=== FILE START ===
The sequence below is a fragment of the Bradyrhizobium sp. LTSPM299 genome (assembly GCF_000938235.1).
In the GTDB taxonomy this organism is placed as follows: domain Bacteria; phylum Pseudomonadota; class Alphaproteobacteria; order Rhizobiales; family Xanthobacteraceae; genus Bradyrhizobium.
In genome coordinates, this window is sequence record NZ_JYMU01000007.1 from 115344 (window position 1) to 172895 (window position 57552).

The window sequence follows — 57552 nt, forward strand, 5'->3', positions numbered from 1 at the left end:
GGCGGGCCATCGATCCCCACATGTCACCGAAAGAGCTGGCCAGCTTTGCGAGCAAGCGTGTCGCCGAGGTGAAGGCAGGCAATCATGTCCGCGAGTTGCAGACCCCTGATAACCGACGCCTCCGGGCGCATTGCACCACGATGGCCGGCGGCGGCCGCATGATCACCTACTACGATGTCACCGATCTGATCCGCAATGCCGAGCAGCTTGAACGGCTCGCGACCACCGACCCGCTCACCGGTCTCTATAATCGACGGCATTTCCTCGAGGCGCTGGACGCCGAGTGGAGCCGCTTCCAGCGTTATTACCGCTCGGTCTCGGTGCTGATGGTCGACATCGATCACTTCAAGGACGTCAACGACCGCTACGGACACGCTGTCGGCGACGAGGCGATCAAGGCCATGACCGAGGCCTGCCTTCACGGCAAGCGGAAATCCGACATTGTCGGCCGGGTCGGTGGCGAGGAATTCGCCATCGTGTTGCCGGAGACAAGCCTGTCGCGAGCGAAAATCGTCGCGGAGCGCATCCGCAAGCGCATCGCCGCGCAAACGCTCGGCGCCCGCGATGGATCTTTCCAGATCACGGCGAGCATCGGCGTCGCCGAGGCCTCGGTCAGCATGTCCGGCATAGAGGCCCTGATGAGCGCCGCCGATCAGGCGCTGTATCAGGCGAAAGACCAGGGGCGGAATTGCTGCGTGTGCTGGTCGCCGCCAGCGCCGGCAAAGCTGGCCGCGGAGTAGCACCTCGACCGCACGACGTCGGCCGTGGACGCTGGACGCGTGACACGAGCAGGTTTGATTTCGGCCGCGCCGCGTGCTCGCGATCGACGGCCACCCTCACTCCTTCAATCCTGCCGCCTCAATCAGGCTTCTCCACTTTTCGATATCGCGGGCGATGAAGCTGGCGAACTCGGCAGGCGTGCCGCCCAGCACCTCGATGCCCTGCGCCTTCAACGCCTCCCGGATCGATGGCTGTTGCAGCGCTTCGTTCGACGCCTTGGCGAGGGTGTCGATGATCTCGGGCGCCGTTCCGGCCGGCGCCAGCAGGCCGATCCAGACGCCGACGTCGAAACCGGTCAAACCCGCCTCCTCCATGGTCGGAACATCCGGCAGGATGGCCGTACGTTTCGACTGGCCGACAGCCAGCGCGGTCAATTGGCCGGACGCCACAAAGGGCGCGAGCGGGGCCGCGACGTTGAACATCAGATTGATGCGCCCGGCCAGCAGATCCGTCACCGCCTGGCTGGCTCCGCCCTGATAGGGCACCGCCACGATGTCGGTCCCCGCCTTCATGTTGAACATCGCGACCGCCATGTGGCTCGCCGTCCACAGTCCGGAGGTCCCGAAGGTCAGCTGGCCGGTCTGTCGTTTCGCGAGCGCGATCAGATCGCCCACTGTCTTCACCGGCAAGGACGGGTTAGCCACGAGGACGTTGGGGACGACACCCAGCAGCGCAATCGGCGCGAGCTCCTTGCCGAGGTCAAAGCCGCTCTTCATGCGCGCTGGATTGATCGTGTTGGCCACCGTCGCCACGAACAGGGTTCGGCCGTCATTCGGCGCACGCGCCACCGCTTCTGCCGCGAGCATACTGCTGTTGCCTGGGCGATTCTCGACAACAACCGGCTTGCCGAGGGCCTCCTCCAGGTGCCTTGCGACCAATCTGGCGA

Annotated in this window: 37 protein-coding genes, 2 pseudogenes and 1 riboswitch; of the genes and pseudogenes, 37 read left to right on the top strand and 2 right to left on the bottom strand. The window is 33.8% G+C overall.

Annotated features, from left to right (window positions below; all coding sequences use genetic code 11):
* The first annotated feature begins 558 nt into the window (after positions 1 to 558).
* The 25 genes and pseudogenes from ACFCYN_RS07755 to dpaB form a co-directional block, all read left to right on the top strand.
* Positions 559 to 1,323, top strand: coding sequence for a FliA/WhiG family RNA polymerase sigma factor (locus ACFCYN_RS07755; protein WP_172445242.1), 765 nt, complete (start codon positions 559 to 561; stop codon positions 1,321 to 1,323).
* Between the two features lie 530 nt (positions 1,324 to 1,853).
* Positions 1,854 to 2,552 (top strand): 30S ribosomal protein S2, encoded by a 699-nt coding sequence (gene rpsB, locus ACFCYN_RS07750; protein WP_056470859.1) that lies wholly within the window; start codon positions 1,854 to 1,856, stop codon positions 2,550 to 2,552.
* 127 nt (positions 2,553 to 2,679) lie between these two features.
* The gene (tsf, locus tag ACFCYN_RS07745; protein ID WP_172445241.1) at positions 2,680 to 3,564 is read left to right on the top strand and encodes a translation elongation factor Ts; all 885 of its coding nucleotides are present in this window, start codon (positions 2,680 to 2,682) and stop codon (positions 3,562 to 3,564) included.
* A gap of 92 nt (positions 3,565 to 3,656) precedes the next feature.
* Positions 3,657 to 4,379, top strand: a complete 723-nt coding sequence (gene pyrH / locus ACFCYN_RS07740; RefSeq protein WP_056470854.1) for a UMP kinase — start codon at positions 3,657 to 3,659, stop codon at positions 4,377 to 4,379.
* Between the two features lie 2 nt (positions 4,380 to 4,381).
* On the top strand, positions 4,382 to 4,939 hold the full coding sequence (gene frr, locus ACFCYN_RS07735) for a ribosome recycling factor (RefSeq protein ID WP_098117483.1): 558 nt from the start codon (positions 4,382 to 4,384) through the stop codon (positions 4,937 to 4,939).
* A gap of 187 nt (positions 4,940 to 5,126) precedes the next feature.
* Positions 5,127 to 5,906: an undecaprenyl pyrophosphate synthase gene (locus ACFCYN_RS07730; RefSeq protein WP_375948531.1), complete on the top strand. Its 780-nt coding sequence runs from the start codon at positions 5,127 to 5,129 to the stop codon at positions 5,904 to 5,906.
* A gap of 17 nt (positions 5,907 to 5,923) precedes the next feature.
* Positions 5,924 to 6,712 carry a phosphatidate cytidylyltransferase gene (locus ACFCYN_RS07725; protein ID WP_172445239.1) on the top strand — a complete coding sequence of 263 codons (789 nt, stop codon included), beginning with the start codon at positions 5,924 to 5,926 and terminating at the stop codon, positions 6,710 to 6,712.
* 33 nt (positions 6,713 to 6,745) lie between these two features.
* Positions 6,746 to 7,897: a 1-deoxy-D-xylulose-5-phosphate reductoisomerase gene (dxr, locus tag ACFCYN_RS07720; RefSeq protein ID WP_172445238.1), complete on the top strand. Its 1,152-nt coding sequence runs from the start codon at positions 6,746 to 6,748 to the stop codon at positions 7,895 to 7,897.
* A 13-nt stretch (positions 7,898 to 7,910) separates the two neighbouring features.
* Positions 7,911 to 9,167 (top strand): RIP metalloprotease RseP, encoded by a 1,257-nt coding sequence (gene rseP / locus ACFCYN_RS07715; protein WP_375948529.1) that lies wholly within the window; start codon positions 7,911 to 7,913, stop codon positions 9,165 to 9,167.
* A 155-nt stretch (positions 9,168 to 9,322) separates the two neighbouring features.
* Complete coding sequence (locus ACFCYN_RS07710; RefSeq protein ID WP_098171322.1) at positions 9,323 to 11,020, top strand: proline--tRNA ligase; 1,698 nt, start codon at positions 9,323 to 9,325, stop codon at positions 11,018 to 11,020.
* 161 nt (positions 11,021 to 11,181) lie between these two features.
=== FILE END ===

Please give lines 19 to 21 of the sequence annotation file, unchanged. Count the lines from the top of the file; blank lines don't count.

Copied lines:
* A gap of 187 nt (positions 4,940 to 5,126) precedes the next feature.
* Positions 5,127 to 5,906: an undecaprenyl pyrophosphate synthase gene (locus ACFCYN_RS07730; RefSeq protein WP_375948531.1), complete on the top strand. Its 780-nt coding sequence runs from the start codon at positions 5,127 to 5,129 to the stop codon at positions 5,904 to 5,906.
* A gap of 17 nt (positions 5,907 to 5,923) precedes the next feature.